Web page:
Section 29 of the Digital Security Act pertains to defamation, outlining the punishment for disseminating defamatory information. This section’s amendment raises the fine from 5 lakhs to Tk. 25 lakhs, while removing the imprisonment aspect.
All Digital Security Act cases will continue based on the previous law’s provisionsAttorney General
Regarding ongoing cases under the existing digital security law, Attorney General AM Amin Uddin affirmed that these cases will continue based on the previous law’s provisions. This continuity is ensured by a saving clause applied to repealed or amended laws. This approach aims to maintain the legal framework even when changes are made.
Attorney General Uddin welcomed the law’s modification and described it as a positive step. Prime Minister Sheikh Hasina’s government remains committed to curbing misuse and abuse through law while preserving essential clauses from the Digital Security Act within the new Cyber Security Act-2023.
It’s noteworthy that the passage of the Digital Security Act 2018 in the National Parliament on September 18, 2018, led to the repeal of five sections from the Information Technology Act, including sections 54, 55, 56, 57, and 66.
Development of Cyber Security Act 2023
- For maintaining Cyber accountability and security, all the provisions that the Digital Security Act 2018 had will remain the same in the Cyber Security Act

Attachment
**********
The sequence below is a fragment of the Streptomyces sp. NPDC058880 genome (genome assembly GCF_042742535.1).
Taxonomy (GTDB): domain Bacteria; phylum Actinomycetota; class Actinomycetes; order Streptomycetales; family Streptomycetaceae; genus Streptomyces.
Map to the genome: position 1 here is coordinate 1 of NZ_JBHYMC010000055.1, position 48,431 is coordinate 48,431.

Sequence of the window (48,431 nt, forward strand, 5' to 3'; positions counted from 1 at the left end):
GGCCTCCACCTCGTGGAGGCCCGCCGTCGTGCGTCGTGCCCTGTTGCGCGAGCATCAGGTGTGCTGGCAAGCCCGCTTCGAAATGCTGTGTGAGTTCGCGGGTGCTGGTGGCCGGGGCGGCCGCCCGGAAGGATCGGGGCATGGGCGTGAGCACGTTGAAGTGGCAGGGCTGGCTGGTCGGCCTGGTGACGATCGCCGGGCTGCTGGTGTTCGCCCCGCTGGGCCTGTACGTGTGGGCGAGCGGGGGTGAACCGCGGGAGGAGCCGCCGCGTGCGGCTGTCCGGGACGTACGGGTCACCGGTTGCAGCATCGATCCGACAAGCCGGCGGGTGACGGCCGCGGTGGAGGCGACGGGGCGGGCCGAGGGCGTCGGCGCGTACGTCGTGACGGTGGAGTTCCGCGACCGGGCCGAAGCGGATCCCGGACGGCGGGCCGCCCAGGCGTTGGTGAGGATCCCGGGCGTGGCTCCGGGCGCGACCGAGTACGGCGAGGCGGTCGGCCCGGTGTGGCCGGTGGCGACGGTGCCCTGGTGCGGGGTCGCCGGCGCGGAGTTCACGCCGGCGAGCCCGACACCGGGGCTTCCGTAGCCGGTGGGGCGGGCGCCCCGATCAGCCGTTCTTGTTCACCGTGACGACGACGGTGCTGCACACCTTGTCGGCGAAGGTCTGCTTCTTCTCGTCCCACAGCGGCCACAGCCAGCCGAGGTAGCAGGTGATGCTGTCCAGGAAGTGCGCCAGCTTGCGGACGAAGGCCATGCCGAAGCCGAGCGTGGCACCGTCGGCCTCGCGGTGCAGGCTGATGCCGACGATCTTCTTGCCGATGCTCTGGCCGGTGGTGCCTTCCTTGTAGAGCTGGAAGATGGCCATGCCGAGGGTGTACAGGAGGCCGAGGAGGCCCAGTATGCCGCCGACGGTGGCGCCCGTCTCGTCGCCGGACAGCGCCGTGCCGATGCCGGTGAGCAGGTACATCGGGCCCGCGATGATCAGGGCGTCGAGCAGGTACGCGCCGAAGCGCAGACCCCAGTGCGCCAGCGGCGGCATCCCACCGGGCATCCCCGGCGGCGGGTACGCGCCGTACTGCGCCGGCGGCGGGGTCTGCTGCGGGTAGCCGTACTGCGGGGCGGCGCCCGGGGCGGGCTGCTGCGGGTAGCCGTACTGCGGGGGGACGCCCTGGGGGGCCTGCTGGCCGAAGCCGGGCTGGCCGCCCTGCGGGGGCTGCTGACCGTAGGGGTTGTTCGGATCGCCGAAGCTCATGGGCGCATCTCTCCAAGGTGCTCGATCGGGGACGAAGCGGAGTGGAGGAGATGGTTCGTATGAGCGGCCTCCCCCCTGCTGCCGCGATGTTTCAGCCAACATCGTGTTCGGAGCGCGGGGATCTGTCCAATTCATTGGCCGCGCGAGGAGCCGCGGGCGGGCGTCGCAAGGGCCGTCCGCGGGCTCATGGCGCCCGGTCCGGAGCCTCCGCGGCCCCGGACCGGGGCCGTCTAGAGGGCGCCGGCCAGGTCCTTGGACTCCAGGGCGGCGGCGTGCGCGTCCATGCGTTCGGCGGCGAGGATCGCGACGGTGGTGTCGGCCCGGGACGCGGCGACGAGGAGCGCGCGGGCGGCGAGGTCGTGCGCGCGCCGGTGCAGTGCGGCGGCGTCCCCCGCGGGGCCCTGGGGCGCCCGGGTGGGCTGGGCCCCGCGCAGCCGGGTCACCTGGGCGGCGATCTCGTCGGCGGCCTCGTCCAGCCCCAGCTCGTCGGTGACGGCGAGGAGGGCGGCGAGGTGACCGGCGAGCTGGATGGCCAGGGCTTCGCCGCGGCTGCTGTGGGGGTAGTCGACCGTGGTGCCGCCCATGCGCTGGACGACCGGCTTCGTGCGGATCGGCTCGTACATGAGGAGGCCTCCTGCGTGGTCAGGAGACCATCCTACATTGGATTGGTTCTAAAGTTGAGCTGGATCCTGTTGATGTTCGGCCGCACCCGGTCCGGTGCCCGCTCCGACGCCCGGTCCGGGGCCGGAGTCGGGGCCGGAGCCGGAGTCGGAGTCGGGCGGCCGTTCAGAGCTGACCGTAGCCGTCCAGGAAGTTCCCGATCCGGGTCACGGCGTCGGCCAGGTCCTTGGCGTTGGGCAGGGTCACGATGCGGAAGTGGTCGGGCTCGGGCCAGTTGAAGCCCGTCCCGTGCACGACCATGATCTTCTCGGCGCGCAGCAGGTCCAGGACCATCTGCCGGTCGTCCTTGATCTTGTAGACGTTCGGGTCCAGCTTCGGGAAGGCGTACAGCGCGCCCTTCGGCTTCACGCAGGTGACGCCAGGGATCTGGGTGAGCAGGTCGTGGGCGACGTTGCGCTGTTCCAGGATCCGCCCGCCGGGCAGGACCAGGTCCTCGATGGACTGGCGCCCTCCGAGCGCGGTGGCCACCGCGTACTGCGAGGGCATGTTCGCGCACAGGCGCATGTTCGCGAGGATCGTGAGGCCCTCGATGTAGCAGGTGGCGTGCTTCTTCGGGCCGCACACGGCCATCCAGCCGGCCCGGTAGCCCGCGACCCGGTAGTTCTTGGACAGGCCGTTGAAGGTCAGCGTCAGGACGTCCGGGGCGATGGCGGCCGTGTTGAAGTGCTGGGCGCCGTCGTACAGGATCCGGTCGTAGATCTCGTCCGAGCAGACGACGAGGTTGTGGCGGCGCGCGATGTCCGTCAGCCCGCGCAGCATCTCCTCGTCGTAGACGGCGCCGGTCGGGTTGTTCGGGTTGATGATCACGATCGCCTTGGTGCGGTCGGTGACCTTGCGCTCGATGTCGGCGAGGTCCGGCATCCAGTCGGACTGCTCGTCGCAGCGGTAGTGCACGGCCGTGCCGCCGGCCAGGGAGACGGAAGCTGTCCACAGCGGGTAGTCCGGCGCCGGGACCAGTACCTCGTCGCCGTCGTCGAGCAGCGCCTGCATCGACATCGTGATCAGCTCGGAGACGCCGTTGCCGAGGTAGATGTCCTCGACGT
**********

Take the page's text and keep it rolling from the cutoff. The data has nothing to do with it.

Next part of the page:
- Previously, in the cases of defamation, the punishment was imprisonment but now it has been changed into fine payment. But if the fine is not paid in time, imprisonment will be imposed depending on the amount of the fine
- Many non-bailable provisions in the Digital Security Act have been changed to bailable acts. This includes the provisions related to journalism and defamation
- As previously if any crimes were repeated by the same convict, his/her punishment was used to get double for the second attempt according to the provision. But in this developed version, punishment for the 2nd attempt will remain the same as the 1st attempt
- The concerning 43rd provision of seizing relevant devices used for cybercrime under the Digital Security Act will also remain in the cyber security act
Digital Security Act 2018
In September 2018, the Ministry of Law, Justice, and Parliamentary Affairs in Bangladesh introduced the Digital Security Act of 2018, marking the country’s adoption of a comprehensive Digital Security Law. This legislative provision was enacted to counteract the dissemination of racism, sectarianism, extremism, and terrorist propaganda, as well as expressions of hatred directed towards religious or ethnic minorities, across social media, print media, and other electronic platforms.